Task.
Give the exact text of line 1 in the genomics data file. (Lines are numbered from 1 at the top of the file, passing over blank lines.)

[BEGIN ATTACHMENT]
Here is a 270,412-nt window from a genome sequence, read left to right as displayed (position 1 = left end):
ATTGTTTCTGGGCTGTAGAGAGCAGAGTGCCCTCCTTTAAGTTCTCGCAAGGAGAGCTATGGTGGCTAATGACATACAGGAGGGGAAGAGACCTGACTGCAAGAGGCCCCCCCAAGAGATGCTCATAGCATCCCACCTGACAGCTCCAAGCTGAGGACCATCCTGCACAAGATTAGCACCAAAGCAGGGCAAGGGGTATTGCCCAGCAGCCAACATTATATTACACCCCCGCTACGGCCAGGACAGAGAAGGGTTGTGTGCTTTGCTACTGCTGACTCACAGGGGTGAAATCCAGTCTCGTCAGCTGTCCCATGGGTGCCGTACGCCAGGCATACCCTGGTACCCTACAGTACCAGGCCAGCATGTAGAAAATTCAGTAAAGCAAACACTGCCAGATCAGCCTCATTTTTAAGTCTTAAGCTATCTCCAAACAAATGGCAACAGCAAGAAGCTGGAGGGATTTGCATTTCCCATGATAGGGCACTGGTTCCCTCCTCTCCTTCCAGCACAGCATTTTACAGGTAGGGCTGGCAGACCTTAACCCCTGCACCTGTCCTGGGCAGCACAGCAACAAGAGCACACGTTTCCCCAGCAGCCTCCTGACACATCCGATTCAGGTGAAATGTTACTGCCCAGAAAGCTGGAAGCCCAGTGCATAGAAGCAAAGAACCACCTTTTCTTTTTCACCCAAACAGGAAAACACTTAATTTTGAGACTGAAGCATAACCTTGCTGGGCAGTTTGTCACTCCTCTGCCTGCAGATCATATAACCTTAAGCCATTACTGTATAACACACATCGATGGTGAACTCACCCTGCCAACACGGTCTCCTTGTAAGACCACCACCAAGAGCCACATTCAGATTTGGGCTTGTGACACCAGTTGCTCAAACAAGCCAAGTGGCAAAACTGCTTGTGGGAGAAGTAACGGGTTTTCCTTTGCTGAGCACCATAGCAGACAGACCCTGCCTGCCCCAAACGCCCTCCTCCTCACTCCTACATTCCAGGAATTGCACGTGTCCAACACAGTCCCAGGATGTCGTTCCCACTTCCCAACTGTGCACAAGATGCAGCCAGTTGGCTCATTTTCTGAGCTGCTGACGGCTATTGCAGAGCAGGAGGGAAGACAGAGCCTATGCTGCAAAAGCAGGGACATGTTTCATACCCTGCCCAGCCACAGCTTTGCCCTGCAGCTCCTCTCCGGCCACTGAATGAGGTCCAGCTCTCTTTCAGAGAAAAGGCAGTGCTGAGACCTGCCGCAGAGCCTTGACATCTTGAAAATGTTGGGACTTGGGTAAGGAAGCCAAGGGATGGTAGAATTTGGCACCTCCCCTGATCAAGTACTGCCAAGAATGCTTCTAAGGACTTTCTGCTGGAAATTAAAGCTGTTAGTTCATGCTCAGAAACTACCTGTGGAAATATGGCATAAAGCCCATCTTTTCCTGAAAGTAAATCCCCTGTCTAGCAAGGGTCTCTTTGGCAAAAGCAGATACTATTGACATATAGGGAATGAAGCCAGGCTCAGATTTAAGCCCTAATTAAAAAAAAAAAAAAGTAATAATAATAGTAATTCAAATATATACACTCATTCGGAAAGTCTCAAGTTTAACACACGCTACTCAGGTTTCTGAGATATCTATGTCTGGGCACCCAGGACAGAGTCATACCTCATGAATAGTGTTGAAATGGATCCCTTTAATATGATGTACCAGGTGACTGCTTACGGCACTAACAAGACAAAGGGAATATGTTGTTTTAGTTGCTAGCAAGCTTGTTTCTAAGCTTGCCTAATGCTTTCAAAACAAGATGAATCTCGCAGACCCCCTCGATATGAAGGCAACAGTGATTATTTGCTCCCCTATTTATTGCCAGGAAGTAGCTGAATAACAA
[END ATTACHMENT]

Here is a 270,412-nt window from a genome sequence, read left to right as displayed (position 1 = left end):